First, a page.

|2013 UEFA U-21 Championship Group Standings|
|GROUP A||GROUP B|
*Standings via UEFA.com.
Man of the Match: Manolo Gabbiadini
After being a sub against England earlier in the week, Gabbiadini got the start for his country in this match on Saturday, and he didn't disappoint.
Scoring a brace for Italy, Gabbiadini showed the power in his leg and why a move to England might be in his future soon after scoring half of his team's goals in the victory.
As noted by the Azzurri on Twitter, there's a growing sense that his strong shot will start to really gain recognition among football personnel looking to upgrade their squad soon:
Consigli, Atalanta's goalkeeper, said that only Ibrahimovic has a more powerful shot than Gabbiadini— Azzurri (@ItalianNT) June 8, 2013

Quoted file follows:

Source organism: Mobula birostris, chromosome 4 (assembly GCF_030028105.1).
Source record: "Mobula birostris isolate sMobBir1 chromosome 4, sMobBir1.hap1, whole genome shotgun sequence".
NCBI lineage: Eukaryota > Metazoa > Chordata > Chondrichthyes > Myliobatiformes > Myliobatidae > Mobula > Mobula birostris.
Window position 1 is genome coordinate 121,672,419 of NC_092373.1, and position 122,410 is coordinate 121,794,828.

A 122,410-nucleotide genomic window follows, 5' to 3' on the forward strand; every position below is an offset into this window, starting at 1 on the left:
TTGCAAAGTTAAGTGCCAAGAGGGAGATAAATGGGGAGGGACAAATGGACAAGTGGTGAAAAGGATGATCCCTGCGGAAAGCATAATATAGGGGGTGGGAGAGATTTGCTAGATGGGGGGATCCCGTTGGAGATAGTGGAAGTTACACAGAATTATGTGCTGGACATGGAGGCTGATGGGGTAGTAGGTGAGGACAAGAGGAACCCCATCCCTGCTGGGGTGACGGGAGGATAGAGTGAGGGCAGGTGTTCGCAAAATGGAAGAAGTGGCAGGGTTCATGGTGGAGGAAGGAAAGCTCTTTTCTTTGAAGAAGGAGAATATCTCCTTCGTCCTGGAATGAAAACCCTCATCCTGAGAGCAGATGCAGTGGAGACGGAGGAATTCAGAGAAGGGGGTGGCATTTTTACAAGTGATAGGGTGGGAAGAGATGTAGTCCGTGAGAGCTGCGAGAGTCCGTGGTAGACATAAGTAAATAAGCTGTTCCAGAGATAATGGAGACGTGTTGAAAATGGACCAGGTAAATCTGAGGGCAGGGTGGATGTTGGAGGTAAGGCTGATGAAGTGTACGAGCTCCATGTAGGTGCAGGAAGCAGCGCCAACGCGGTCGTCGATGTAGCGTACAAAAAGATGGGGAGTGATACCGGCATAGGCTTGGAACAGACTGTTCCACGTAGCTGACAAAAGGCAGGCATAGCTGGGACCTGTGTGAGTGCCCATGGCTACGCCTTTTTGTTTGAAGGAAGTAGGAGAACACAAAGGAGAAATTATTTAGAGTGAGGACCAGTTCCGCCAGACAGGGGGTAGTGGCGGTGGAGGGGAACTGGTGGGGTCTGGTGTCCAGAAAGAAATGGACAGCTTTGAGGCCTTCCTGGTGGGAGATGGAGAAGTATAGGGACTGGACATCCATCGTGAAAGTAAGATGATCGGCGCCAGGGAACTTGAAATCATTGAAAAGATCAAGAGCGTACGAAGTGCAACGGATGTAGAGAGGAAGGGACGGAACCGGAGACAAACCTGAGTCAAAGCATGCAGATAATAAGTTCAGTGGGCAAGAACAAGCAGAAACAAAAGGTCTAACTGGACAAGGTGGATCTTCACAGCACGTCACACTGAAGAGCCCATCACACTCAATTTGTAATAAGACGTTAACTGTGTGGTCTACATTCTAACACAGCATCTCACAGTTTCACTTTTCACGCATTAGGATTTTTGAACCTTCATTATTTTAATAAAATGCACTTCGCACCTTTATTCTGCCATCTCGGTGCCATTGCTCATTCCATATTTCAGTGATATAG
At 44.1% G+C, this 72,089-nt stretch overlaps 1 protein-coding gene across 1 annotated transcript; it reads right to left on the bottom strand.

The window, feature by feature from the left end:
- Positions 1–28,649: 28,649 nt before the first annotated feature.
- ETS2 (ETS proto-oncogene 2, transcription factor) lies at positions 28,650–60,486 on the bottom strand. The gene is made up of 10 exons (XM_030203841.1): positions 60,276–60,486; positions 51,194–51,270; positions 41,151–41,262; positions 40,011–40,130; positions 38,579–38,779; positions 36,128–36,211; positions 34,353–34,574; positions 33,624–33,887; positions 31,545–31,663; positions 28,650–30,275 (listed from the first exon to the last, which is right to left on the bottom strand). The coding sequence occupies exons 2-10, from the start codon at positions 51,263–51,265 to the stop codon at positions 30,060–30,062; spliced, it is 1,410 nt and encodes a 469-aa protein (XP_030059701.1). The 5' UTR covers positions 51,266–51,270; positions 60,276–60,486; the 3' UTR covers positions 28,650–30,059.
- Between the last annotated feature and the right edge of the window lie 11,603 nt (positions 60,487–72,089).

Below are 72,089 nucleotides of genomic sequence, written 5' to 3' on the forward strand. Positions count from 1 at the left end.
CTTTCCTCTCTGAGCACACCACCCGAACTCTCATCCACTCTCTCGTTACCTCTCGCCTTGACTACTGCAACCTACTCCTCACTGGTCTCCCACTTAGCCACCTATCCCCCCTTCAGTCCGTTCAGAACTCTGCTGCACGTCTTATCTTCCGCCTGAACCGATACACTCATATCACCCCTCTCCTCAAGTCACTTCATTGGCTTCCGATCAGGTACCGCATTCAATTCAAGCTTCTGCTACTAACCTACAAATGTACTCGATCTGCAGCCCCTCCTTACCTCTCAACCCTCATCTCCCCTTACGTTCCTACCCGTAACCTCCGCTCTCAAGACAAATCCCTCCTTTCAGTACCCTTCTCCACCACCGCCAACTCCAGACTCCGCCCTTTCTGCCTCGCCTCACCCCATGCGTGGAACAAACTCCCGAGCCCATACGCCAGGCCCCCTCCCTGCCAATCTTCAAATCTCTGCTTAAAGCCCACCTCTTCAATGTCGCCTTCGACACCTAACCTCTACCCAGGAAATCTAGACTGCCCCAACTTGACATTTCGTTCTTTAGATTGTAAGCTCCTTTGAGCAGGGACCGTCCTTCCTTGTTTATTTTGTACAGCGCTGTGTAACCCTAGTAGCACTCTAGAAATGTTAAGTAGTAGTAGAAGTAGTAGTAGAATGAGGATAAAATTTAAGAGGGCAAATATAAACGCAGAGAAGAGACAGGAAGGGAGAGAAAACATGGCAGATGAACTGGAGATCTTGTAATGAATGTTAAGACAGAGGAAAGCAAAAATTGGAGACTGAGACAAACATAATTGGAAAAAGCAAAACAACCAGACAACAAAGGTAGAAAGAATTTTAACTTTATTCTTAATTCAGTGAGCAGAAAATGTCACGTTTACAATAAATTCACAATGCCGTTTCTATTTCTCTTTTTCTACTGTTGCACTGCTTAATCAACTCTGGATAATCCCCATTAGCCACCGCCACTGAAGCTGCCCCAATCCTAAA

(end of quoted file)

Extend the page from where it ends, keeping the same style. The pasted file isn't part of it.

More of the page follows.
The entire squad performed well on Saturday, but Gabbiadini performed well in his starting role on Saturday and will be a tough sit for his manager the rest of the tournament—especially if Insigne is unable to compete against Norway on Tuesday.
The Italy U-21 squad has just one match remaining in group play after Saturday's impressive victory over the Israeli side, and that match will take place against Norway on Tuesday.
Norway is the only other team in Group A to pick up a victory so far, beating England earlier in the day on Saturday to eliminate the Three Lions from European Championship contention. The winner of the match will win Group A, so having a healthy squad and maintaining a high level of focus will be key for the young side in a crucial match.
The Israelis are playing for nothing more than pride the rest of the way, with a match against England on Tuesday being the final chance for both squads to salvage some success against each other at the bottom of the group.
Follow Bleacher Report FC Ethan Grant on Twitter:
What is the duplicate article?
Why is this article offensive?
Where is this article plagiarized from?
Why is this article poorly edited?